Long workweeks and copious amounts of stress aren’t good for anyone’s health, but new research has found that workweeks of 40 hours or more can be especially bad for women—and the reason why is depressing.
Pulling data from the National Longitudinal Survey of Youth, researchers from The Ohio State University and Mayo Clinic tracked the work and health histories of 7,492 men and women over the course of 32 years. The purpose of the study was to determine how full-time jobs affect our health over a long period of time, and whether gender plays a role. For the study, researchers looked specifically at eight conditions: heart disease, failure, or other heart problems; cancer of any kind (except skin); arthritis; diabetes; chronic lung disease; asthma; depression; and high blood pressure.
After analyzing the data, the researchers discovered that working long hours (40+ or 51+ hours per week) was significantly associated with elevated risks for four types of the chronic conditions:
- Heart disease risk was elevated for people working 51 or more hours per week.
- Non-skin cancer risk was elevated for people working 51 or more hours per week.
- Arthritis risk was elevated for people working 40 or more hours per week.
- Diabetes was more likely to be reported by people who worked more than 40 hours per week.
But when the researchers broke the findings down by gender, they found a startling correlation: The health risks associated with long workweeks were much greater for women than men.
“For men, long hour work appeared only to affect the risk of contracting arthritis. No adverse effects were found for other conditions,” explain the researchers in the study. “In fact, working moderately long hours (41 or 50 hours per week) was actually associated with less risk of contracting heart disease, chronic lung disease, or depression.”
For women, on the other hand, the side effects of working long hours were much more dire. For example, working 60 or more hours per week tripled the risk of diabetes, cancer, heart trouble, and arthritis in women. The researchers also found an association between hypertension and asthma among women working 51 to 60 hours per week.
So why do long hours take a different toll on the body based on gender? Before you shout “women are the weaker sex,” consider this: The researchers hypothesize that one reason women are experiencing more adverse health affects is because, beyond carrying a full-time job, women are also saddled with the brunt of housework and childrearing—what many sociologists refer to as the “second shift”—which increases their work time and stress levels.
“Research indicates women generally assume greater family responsibilities and thus may be more likely to experience inter-role conflict and overload compared to men,” explain the researchers. “Therefore, when women work long hours, they may experience more time pressure and stress than men, and their health consequently might be more affected by working long hours, especially when considered over a long timeframe.” (A commercial out of India released earlier this year highlighted this second shift beautifully.)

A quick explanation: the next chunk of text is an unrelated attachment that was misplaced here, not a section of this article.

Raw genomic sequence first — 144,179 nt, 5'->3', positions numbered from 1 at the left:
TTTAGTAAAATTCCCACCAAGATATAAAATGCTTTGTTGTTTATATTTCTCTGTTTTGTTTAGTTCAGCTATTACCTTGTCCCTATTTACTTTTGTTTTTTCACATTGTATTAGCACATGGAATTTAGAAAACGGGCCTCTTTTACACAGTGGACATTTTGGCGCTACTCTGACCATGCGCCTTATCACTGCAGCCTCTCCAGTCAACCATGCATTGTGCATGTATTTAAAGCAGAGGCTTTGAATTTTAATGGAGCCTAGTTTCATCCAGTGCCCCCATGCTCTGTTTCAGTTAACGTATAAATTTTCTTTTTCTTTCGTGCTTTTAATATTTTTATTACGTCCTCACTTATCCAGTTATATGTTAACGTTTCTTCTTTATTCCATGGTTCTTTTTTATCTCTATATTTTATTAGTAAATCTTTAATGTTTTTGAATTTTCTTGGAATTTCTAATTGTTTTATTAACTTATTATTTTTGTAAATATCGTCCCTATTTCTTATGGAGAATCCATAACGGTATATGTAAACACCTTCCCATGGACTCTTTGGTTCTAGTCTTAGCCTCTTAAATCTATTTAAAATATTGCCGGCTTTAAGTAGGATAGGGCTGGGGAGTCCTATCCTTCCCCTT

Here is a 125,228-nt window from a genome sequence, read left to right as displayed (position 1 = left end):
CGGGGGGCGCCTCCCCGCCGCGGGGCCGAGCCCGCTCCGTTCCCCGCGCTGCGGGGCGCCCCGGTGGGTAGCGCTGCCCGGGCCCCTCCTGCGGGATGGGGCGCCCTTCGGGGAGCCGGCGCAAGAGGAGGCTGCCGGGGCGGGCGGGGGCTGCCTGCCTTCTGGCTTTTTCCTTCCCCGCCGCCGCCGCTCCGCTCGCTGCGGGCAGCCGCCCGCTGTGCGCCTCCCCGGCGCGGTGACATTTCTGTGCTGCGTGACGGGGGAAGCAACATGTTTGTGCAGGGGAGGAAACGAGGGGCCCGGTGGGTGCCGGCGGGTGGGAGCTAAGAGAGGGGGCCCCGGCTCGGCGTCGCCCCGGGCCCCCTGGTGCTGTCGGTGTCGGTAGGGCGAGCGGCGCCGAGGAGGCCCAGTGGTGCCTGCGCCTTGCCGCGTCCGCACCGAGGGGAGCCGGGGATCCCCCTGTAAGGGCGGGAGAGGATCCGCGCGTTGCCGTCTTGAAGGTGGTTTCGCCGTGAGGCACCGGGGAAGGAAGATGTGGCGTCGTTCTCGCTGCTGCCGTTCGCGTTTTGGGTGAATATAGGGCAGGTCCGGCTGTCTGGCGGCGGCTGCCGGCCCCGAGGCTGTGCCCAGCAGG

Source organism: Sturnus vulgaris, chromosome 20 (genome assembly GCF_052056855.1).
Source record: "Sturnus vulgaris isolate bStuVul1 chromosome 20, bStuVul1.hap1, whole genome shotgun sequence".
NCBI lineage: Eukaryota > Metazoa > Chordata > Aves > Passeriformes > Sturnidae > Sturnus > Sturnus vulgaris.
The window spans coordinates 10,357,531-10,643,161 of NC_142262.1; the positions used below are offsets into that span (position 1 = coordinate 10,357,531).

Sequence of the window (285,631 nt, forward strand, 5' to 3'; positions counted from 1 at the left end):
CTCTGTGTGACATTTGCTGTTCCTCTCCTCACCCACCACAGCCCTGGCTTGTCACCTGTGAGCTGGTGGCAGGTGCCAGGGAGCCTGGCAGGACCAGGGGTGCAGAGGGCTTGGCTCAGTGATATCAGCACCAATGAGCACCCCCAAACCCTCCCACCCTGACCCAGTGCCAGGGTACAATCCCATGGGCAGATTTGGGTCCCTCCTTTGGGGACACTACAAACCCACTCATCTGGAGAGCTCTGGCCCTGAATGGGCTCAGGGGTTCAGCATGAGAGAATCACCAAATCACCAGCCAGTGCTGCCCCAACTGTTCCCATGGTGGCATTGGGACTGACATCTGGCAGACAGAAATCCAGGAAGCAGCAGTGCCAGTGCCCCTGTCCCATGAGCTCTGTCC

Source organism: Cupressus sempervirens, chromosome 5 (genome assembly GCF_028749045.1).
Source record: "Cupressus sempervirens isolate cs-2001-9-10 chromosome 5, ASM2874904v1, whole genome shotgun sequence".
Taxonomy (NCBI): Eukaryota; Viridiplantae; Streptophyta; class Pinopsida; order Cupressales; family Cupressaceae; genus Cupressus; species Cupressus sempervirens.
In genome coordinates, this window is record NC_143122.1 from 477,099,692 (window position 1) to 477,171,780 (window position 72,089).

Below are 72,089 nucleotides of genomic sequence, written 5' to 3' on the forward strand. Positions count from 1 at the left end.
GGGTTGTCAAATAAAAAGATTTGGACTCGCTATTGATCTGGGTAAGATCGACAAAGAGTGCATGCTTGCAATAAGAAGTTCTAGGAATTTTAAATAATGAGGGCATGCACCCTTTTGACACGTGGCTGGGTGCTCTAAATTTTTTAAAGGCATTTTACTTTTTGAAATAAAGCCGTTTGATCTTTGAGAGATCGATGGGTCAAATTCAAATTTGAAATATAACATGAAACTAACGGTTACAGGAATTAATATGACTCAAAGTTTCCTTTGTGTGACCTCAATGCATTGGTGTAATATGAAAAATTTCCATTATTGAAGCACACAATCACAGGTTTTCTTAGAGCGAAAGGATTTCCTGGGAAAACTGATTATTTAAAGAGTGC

Another stressor that women are more likely to face is exposure to “negative psychosocial work characteristics” in the workplace, explain the researchers. These negative characteristics can include experiencing a lack of control, a lack of learning opportunities, a lack of upward mobility leading to job monotony, and a greater likelihood of being placed in jobs with low substantive complexity. This refers to how much intellectual and cognitive functioning is needed to perform a job. In a nutshell, jobs afforded to women may be unsatisfying and rife with sexist obstacles.
“Working long hours increases women’s exposure to these negative work characteristics, which might contribute to their overall burden of impaired health and chronic disease,” write the researchers. It’s worth noting that women in this study were tracked from 1978 to 2009, when the glass ceiling was even harder to break than it is now.
So not only do women have to take on most domestic duties in addition to their full-time job, but their full-time job may not be as rewarding as it is for men. That’s what you call a lose-lose. So how do we fix it?
The obvious answer is for employers to treat women equally—and for women to find a partner with whom they can share household and childrearing responsibilities. But the authors also suggest that employers can help by implementing social policies that specifically help unload the burden women face working double duty. This can include scheduling flexibility, childcare programs, more paid time off for maternity leave, the ability to work from home, and more paid sick leave.
Indeed, we’ve already seen how parents struggle more in the U.S. than any other country in the Western world, in large part because America doesn’t have as many social policies in place to help them juggle work, life, and family. Considering women in the U.S. still do most of the childrearing, it’s no wonder women are also suffering more when it comes to longterm health.
On that note, I’d like to formally take this moment to pitch a four-day workweek—for science, of course.